Vanguard Financials ETF: 10-Year Review

| About: Vanguard Financials (VFH)


VFH performance has been subpar.

VFH performed better than XLF.

WFC, JPM, and CEW.TO performed better, and are better to invest in.

Vanguard created the Vanguard Financials ETF (NYSEARCA:VFH) 10 years ago to track U.S. financial companies. Let's see how well it has done over its first ten years, and whether it would be a good investment for the future.

The Yahoo graph below shows that VFH hasn't done too well. VFH's total stock return was a negative 12.68%. The quarterly dividend helped push the annual return to a positive 6.65%. The graph also shows the largest financial ETF, the Financial Select Sector SPDR ETF (NYSEARCA:XLF). It has $15 billion more assets than VFH, but has done much worse. XLF lost a total of 27%, and had a negative annual return of 1.17%. I also graphed the iShares U.S. Financials ETF (NYSEARCA:IYF). IFY is about the same size as VFH, with the same holdings, and IYF didn't do well either. It had a total negative return of 15%. The annual return was only .02%. None of these ETFs were great investments, and saying VFH was the best isn't saying much. In comparison, the S&P increased about 75% during the same period.


VFH has done well at tracking its benchmarks. The table below is from Vanguard's website. VFH tracked its first benchmark (2005-2010) better, with an average tracking error of -.07%. The average tracking error for its second benchmark was -.14%. The expense ratio (.19%) looked to be the major cause of the differences between the returns from VFH and the benchmarks.










































A good ETF would not be highly correlated to any one of its holdings. This should be the case for VFH, as it has 514 holdings. It would be hard to think one stock could drive its price. Its largest holding is Wells Fargo & Co. (NYSE:WFC), whose weight is 7%. The price of WFC was 64% correlated with the price of VFH. JPMorgan Chase & Co. (NYSE:JPM) has the second-largest weight in VFH, at 6%. The prices of JPM and VFH were only 45% correlated. This is a good start, but the percentage price change tells a different story. The daily price change between WFC and VFH was 82% correlated. The daily price change correlation between JPM and VFH was 78%. Even though the percentage price changes were highly correlated, that doesn't mean the returns are. In this case I wish they were, as WFC and JPM way outperformed VFH, as shown in the Yahoo graph below.

Since banks are in the business of borrowing and loaning money, interest rates are going to affect their profits. We should find out how much interest rates affect the price of VFH. I calculated its correlation against all government rates. VFH's correlation to short-term rates was higher than its correlation to long-term rates. For the government rates that were 5 years and less, VFH was 80% correlated. VFH was about 75% correlated to the 10-year, 20-year, and 30-year rates.

Alternative Bank ETFs

I previously wrote a paper that compared U.S. bank stocks to Canadian bank stocks. In that paper, I mentioned how some Canadian bank stocks were better investments. I still believe that. Doing some research, I came across some Canadian ETFs that I believe would be good investments. One of these is the iShares Equal Weight Banc & Lifeco Comm (CEW.TO). This ETF has plenty of weight in the largest Canadian banks. From the Yahoo graph below, one can see that it has performed much better than VFH. Since its inception, CEW.TO's stock has performed over 35 percentage points better than VFH. The annual return for CEW.TO is 6.69%, compared to -2.16% for VFH.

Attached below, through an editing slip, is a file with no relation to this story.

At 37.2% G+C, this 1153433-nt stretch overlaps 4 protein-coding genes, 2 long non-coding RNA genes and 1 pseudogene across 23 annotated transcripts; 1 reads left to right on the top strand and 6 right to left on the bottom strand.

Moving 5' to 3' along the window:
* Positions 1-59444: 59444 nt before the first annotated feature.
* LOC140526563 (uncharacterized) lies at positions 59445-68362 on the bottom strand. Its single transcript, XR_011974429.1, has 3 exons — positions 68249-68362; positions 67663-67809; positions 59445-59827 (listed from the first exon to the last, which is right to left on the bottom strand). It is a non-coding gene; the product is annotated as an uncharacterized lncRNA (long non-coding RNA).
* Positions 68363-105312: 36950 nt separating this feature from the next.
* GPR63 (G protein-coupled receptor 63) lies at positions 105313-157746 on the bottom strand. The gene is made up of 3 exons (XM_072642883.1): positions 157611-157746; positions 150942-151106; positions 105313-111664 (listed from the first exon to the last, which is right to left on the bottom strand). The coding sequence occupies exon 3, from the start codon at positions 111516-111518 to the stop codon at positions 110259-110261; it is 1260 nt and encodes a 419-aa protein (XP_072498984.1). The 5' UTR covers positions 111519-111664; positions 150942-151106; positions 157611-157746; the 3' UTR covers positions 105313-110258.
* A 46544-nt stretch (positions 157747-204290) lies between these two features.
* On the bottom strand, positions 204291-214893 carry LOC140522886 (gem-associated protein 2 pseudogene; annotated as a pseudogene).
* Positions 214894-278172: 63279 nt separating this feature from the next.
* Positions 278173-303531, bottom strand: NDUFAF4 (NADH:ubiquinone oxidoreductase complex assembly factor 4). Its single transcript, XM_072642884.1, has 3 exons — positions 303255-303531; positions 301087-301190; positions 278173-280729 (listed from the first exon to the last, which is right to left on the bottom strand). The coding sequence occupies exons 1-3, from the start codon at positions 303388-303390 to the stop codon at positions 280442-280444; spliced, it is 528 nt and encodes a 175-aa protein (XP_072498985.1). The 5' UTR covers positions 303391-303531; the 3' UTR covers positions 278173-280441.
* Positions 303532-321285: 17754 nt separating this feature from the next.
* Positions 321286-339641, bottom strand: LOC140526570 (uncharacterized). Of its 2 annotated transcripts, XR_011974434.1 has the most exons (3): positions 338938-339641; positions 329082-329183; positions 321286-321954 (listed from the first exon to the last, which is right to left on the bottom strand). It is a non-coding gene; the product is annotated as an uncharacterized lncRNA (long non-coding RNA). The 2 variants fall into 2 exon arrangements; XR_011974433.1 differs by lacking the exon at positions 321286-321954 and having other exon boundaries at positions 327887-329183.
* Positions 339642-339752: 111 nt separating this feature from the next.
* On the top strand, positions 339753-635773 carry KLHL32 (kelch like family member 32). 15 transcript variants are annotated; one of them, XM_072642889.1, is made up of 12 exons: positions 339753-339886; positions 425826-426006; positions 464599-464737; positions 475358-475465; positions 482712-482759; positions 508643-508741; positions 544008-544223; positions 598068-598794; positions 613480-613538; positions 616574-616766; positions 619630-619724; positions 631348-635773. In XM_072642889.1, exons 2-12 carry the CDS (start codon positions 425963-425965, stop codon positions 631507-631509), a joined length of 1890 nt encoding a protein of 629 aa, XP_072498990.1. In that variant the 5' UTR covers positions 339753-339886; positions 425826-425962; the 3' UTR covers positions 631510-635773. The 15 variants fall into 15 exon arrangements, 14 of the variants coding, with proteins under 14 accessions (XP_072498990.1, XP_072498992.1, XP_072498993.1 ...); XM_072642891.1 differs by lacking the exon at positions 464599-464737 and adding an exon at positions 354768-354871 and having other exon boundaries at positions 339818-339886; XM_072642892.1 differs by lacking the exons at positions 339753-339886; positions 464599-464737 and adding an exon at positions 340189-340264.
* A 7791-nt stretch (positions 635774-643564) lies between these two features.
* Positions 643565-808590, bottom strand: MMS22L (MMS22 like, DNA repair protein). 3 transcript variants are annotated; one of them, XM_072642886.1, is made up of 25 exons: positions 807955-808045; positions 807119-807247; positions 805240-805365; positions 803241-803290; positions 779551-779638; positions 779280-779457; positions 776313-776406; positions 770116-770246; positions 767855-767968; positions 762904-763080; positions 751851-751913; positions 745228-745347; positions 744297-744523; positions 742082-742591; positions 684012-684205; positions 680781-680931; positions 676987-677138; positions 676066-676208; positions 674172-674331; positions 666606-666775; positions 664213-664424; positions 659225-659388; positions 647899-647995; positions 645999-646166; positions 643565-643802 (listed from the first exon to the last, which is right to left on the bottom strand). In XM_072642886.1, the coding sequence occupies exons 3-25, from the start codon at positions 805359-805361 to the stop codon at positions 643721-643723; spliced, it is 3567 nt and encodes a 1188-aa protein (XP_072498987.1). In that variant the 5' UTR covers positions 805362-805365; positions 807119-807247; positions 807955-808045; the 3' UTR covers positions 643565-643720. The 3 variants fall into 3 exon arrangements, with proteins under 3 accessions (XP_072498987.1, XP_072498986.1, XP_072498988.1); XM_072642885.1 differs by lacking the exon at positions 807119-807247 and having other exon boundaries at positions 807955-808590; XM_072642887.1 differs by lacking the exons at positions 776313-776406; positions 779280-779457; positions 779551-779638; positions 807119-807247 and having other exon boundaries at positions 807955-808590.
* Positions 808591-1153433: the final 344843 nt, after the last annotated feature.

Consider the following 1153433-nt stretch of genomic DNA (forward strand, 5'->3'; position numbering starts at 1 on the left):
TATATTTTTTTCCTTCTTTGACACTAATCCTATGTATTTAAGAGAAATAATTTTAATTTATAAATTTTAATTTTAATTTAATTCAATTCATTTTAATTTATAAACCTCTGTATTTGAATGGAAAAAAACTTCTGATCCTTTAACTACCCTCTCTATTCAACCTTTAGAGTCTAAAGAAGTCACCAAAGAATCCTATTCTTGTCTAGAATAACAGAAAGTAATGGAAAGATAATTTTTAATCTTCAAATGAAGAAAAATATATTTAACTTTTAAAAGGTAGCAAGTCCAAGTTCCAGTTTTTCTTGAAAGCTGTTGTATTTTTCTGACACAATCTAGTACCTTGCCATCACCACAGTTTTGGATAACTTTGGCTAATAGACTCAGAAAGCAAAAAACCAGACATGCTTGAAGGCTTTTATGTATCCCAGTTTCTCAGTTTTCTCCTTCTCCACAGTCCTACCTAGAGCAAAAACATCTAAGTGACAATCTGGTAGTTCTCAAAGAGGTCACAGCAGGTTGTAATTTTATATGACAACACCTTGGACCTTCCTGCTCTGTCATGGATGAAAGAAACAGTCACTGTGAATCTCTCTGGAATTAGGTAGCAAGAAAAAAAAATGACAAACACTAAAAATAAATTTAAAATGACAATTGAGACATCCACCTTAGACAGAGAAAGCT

If an investor wanted to choose a U.S. financial ETF that covered larger cap stocks, then VFH would be the best choice. VFH hasn't been spectacular, but it performed the best. I wouldn't recommend any U.S. financial ETF myself. The U.S. financial industry is safer and more profitable than that of most other countries, but there are still risks and better alternatives. There are also many low-performing banks in these ETFs that drag down their returns. The U.S. has had many financial crises over its history, and U.S. banks can even be taken down because of other factors. In early October, for example, the stock market went down because of news about Ebola, a slowdown in China, and lower oil prices. WFC reported earnings during this downturn, on October 14th. Its third-quarter net income and revenue increased from last year's third quarter. Even though it did better, WFC still dropped three percent. I don't believe any of that bad news will actually have an effect on the profits of Wells Fargo. Instead of a U.S. financial ETF, I would just invest in one or two U.S. banks stocks, like WFC or JPM. These are the best-of-breed financial stocks. I would even go further and say the better thing to invest in would be any of the large cap Canadian bank stocks or ETFs.

Disclosure: The author is long VFH.

The author wrote this article themselves, and it expresses their own opinions. The author is not receiving compensation for it (other than from Seeking Alpha). The author has no business relationship with any company whose stock is mentioned in this article.

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